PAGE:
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James Denselow

Abadi: The leader who follows

Iraq's Abadi is reportedly known as the 'Yes-No' man because of his indecisiveness [Getty]

Date of publication: 28 October, 2015

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Comment: Running Iraq is not an enviable job, but Abadi's flexibility allows him to balance key domestic, regional and global power players, writes James Denselow.

Who'd be in charge of Iraq, a country where state institutions are barely functioning and continued civil conflict rages with an estimated 10,000 to 13,000 active IS fighters in the country?

Electricity supplies remain strained, corruption is so bad that protests are frequently and violently put down, and a breakdown in the sewage infrastructure recently saw an outbreak of cholera.

Senior US officials, nominally allies, are now publically questioning whether the country can survive as a functioning entity.

Prime Minister Haidar al-Abadi, the man riding the tiger, is still managing to steer the somewhat listing ship amid choppy waters, demonstrating a new and far more pragmatic leadership than his "strongmen" predecessors.

Despite the inherent flaws in the state he presides over, Abadi is still able to juggle competing interests to make progress. He is playing Moscow off Washington cleverly and his apparent indecision - he is reportedly known as Mr "No-Yes" - is actually of benefit within Iraq's current body politic.

     A more conventional 'strong leader' would be less able to bend - and more likely to snap - in the face of such challenges

A more conventional "strong leader" would be less able to bend - and more likely to snap - in the face of such challenges.

So, in essence, it can be argued that what Iraq needs right now is the weak leadership that Abadi displays.

Take, for example, last week's Peshmerga and US Special Forces raid in Iraq that freed dozens of captives held by IS, and which saw the first US soldier die so far in Washington's battle against the group.

Abadi made no pretence to being involved. One of his senior generals, Tahsin Ibrahim Sadiq, told Reuters - "we just heard this from the media, we didn't know about it".

US officials contradicted this and confirmed that they did inform the Iraqi government in advance - but it is interesting that Abadi is willing to blatantly contradict Washington.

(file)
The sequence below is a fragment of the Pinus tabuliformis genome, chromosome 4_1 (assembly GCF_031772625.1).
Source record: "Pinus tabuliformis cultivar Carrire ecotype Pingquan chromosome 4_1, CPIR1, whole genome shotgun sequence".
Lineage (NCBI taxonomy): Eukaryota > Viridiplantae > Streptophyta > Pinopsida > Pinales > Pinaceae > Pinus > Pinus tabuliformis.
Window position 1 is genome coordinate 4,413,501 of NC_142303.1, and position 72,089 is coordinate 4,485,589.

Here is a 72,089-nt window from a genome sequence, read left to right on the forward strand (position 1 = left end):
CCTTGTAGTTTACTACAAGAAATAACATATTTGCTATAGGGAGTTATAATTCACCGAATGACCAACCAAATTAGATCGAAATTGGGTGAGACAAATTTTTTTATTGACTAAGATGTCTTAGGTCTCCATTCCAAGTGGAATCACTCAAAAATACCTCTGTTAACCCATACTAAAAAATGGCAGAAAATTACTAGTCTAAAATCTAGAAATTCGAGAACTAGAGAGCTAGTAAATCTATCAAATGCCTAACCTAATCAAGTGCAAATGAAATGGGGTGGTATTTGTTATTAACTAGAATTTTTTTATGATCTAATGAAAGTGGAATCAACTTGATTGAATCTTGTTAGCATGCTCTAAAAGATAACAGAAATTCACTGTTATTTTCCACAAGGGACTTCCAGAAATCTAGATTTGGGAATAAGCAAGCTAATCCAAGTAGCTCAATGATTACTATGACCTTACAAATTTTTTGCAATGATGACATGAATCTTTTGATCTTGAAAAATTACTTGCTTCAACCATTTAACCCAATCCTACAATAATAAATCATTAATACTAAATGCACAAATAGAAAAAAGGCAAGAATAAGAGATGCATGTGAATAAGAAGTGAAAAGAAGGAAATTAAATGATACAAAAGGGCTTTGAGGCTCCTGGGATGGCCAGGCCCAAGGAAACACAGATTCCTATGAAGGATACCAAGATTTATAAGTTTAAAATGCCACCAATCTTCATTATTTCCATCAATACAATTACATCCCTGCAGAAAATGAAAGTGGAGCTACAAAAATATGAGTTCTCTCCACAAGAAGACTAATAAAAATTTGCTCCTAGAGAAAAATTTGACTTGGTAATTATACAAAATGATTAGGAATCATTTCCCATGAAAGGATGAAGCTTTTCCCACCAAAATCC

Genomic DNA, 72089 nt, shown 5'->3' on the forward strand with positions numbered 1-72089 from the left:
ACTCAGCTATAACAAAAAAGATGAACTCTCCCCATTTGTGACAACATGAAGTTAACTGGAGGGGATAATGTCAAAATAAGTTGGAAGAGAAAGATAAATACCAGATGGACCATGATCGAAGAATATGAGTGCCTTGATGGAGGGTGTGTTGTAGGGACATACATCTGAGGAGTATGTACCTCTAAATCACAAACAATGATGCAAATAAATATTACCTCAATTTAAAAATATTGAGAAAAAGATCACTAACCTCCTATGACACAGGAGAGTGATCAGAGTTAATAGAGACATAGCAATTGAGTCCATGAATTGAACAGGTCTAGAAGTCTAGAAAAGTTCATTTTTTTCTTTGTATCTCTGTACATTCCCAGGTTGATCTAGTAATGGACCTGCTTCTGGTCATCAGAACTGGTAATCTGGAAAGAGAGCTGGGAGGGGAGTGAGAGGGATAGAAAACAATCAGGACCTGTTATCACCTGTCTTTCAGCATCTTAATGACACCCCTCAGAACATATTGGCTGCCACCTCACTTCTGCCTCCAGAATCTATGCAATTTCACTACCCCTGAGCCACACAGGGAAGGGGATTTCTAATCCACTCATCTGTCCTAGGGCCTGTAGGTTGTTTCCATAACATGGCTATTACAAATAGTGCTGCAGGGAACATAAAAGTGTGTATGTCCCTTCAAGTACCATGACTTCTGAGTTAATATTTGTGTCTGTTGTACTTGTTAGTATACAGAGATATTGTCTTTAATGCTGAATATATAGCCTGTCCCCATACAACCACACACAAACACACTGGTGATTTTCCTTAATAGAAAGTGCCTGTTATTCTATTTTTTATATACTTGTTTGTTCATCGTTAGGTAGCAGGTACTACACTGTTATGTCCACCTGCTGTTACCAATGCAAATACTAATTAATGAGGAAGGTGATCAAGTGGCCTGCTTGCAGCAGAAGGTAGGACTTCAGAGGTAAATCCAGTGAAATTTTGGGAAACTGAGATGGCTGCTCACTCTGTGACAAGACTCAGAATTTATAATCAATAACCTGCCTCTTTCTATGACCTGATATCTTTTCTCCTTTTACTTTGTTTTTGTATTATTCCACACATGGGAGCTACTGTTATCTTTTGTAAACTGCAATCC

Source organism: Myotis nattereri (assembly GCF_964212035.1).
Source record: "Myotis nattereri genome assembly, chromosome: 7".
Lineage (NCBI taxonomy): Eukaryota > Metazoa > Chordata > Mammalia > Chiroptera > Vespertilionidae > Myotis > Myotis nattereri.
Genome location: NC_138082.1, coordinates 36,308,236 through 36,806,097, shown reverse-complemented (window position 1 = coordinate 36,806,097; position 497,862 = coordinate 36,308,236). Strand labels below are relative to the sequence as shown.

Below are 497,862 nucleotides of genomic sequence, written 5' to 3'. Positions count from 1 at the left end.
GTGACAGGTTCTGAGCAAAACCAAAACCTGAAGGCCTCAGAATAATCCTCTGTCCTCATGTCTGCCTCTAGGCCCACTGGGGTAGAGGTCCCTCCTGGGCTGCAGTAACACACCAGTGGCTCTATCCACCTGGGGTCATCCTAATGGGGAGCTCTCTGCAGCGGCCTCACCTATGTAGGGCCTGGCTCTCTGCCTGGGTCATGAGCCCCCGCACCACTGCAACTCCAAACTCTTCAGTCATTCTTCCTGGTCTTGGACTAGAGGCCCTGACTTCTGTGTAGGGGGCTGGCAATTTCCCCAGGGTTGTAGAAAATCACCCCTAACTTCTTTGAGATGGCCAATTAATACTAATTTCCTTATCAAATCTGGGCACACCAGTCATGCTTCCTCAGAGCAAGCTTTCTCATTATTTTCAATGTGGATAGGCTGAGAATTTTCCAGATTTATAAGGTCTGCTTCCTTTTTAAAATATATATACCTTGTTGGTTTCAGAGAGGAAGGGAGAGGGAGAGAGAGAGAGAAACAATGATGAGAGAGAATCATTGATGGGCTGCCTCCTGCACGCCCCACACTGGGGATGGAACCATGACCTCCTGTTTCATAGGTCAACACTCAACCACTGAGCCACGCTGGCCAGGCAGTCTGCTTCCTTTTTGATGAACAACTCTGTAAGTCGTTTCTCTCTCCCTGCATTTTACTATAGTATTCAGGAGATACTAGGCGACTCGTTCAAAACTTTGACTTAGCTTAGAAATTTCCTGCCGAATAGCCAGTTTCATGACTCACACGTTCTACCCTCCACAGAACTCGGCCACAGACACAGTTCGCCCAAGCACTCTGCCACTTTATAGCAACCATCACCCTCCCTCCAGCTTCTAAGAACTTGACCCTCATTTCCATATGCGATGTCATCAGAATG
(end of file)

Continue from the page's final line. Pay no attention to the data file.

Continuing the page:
Reuters recently finished an investigatory piece that concluded Abadi had so far failed to live up to his promises to restore a fragmented state, while he has remained subservient to powerful militias. Recent religious festivals have increasingly been used as a show of force by groups operating below the level of the state, and many of the recent battlefield successes against IS have been achieved by those fighting under a flag that is not that of the Iraqi state.

Recapturing Ramadi will be a huge feather in Abadi's cap - much like losing Mosul was a nail in the coffin of Maliki's premiership.

To do this, the prime minister must succeed in balancing the Americans and the Russians - something that he appears to be doing successfully to date. The chairman of the US Joint Chiefs of Staff, General Joseph Dunford, has warned the Iraqis that Russian airstrikes would "hinder continued US military support to Iraq".

Yet in showing a willingness to receive support from Moscow in the fight against IS, Abadi has managed to leverage more US commitment in the form of intelligence, logistics and critically, bombing support - with a uptick in strikes since Putin's offer to Baghdad emerged.

According to Foreign Policy, since the October 22, the US-led coalition bombing Islamic State group positions in Iraq has launched 73 airstrikes across the north and west of the country. During that time, the coalition has only hit one site in Syria.

Abadi's leadership has seen him taking on corruption, getting rid of 50,000 "ghost soldiers" - fighters who exist only on paper, but whose salaries are mysteriously collected - making the government smaller and managing to pass a constrained 2016 budget in the face of a sharp decline in oil prices.

     Rigidity and stubbornness - classic 'strong men' attributes - can only lead to confrontations and gridlock

He's also close to sealing a major IMF deal which will help reduce state subsidies and reform state-run industries.

Iraq's prime minister is having to balance the Russians, the Iranians, the Kurds, IS and a plethora of other actors both national and regional. To succeed, he needs to bend in order to balance.

Rigidity and stubbornness - classic "strong men" attributes - can only lead to confrontations and gridlock. It may often seem like "weak" leadership, but it is pragmatic and adaptable to Iraq as it is now, rather than what the country was.

The challenge for Abadi is whether he will ever be able to move beyond crisis management into a political space where he is able to direct and shape the future of the country in a more positive manner.

James Denselow is an author and writer on Middle East politics and security issues. He is a former board member of the Council for Arab-British Understanding (CAABU) and a director of the New Diplomacy Platform. Follow him on Twitter: @jamesdenselow

Opinions expressed in this article remain those of the author and do not necessarily represent those of al-Araby al-Jadeed, its editorial board or staff.

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